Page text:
There are a few columns that should be present in any tab-separated spectrum identification result file. Without the essential information stored in these columns, MassIVE cannot produce a meaningful mzTab output file. Therefore, in order to run the TSV conversion workflow, these columns, at a minimum, must be specified here.

  • Peak List Filename - Spectrum identifications are only useful if they can be linked back to source spectra, which are stored in peak list files. Each row of your TSV file should indicate which file the identified spectrum came from.
  • Spectrum Identifier (index or scan number) - To find a matched spectrum within the referenced peak list file, we must know its unique identifier within the file.
    • Most peak list files identify their spectra with scan numbers, so this option is the default selection here. However, if your file identifies spectra by index, then you can click that option instead.
  • Peptide ID - The actual (modified) peptide string that was matched to this spectrum.

Optional Columns

These columns are not required to produce meaningful mzTab output, but they are associated with known mzTab columns, so specifying them here can add additional useful information to your converted mzTab file.

  • Protein Accession - The accession, or unique ID string, of the matched protein, if any.
  • Charge - The charge state of this spectrum identification.

Remaining Columns

Any columns from your input TSV files that are not specified in the workflow's input form will be transferred to the output mzTab file as "optional" columns, as described in section 5.12.2 ("Adding optional columns"), pages 18-19, of the official mzTab format specification.

Column Entry Example

For the following input TSV file (with header line), you would enter the corresponding column names into the form:

file		scan	charge	sequence
demo.ms2	00008	3	VGAGAPVYLAAVLEYLAAEVLELAGNAAR
demo.ms2	01806	2	LAESITIEQGK
demo.ms2	02572	2	ELAEDGC[+57.0]SGVEVR

However, if the same TSV file did not have a header line, then you would instead enter the (0-based) numerical index of each relevant column:

demo.ms2	00008	3	VGAGAPVYLAAVLEYLAAEVLELAGNAAR
demo.ms2	01806	2	LAESITIEQGK
demo.ms2	02572	2	ELAEDGC[+57.0]SGVEVR

Post-Translational Modifications

The third section of the form is for informing the converter about the post-translational modifications that occur in your input TSV files.

Most spectrum identification searches include one or more post-translational modifications. It is expected that your TSV files will simply encode these modifications directly into the "Peptide ID" string value of each row (i.e. the modified peptide sequence that was identified for that spectrum). For example:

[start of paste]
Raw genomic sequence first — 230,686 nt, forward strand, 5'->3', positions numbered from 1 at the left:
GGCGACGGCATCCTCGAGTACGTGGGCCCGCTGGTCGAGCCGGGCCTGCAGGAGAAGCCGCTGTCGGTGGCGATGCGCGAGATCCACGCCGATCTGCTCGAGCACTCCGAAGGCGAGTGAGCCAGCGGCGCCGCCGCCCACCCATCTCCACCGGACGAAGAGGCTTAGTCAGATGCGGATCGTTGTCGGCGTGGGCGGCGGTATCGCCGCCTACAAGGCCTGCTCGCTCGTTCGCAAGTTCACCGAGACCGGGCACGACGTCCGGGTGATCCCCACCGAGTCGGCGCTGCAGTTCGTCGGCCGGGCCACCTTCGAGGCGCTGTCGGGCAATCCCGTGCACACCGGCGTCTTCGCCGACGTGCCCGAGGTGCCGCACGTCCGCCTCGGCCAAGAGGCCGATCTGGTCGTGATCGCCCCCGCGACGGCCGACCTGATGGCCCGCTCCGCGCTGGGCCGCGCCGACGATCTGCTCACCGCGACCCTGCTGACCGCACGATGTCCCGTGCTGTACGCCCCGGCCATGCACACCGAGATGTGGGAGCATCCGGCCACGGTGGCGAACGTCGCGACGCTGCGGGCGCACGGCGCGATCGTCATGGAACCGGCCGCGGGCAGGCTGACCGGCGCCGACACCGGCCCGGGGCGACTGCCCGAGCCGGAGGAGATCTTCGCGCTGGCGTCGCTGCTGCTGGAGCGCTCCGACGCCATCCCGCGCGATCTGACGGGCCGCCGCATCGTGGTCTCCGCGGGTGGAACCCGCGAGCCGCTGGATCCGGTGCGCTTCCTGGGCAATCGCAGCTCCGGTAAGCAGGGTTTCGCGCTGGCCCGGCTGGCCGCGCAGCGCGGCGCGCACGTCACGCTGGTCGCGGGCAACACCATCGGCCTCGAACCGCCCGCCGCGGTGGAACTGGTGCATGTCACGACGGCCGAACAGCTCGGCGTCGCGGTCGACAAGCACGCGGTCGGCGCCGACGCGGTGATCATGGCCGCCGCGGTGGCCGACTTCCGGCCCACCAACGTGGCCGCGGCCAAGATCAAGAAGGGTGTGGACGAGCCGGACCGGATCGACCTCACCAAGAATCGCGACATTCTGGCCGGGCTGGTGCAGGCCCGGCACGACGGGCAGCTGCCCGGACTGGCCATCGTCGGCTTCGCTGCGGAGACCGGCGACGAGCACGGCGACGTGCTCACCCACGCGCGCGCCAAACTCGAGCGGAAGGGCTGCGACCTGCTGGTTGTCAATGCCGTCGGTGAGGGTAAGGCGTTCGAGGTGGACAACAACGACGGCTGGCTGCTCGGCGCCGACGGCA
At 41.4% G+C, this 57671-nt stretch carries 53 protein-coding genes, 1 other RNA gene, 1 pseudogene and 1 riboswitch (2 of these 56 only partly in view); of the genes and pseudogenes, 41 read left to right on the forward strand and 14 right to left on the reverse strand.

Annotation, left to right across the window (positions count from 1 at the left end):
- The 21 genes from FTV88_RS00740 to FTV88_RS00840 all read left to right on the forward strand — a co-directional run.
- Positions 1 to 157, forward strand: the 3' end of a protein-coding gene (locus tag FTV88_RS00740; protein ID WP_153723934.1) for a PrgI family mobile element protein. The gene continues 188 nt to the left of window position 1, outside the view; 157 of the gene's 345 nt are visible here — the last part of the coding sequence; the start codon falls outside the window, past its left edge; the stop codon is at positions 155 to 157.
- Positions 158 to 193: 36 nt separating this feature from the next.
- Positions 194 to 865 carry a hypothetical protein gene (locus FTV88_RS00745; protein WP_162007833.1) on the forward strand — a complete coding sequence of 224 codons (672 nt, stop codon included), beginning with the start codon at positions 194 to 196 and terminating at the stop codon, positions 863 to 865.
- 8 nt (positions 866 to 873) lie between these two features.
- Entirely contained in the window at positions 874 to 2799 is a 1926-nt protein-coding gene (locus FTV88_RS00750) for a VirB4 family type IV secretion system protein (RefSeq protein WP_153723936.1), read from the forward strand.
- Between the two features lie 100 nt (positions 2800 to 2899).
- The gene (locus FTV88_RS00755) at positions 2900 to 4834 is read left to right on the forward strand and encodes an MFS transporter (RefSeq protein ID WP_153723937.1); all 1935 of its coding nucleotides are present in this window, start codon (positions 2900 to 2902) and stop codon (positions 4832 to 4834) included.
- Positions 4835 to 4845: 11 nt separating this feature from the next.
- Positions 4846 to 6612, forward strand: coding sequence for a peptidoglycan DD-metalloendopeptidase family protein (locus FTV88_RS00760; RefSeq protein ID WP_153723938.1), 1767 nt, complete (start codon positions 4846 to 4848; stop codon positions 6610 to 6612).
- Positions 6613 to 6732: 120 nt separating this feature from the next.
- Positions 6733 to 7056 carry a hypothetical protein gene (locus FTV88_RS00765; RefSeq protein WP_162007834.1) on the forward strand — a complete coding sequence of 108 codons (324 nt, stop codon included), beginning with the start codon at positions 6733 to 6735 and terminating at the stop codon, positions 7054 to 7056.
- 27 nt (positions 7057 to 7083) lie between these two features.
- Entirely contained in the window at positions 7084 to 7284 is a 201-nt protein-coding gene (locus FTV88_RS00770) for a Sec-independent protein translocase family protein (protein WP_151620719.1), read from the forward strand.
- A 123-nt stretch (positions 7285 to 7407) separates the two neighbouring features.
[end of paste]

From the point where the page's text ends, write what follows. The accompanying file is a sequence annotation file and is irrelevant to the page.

file		scan	sequence
spec.mzXML	9273	VIEQPITSETAM[+15.995]K

However, in the mzTab file that is produced from this input, these modifications are treated much more rigorously - they must be catalogued, labeled and declared in accordance with sections 5.8 ("Reporting modifications and amino acid substitutions", pages 15-16) and 6.2.24-29 ("fixed_mod[1-n]" and "variable_mod[1-n]" columns, pages 26-28) of the official mzTab format specification.

For example, in mzTab, the oxidation row from the TSV example above would look something like this:

...
MTD	ms_run[1]-format	[PSI-MS, MS:1000566, ISB mzXML format, ]
MTD	ms_run[1]-location	file://spec.mzXML
MTD	ms_run[1]-id_format	[PSI-MS, MS:1000776, scan number only nativeID format, ]
...
MTD	variable_mod[1]		[UNIMOD, UNIMOD:35, Oxidation, ]
MTD	variable_mod[1]-site	M
...
PSH	sequence	...	modifications	...	spectra_ref		...
PSM	VIEQPITSETAMK	...	12-UNIMOD:35	...	ms_run[1]:scan=9273	...

Because mzTab keeps such careful track of every modification in the search results, the converter needs to know about all the mods that it will find in your TSV file, to properly fill out the related sections of the mzTab file.

Known Variable Modifications

For this converter, a "variable" modification is defined as any one that is explicitly written into the peptide sequence in your TSV file, such as the oxidation from the example above - even if it occurs universally for all amino acids of a certain type.

If the mass offset appears in the peptide string, then it should go under "Variable Modifications".

For each such modification that you know about and expect to find in your file, you should enter a reference here. To do this, start by simply typing the first few characters of the modification name into the "Variable Modifications" text box, and then click the correct entry when it appears:

Then, enter into the small text box the EXACT modification pattern that you see in your file's peptide sequence, including the amino acid(s):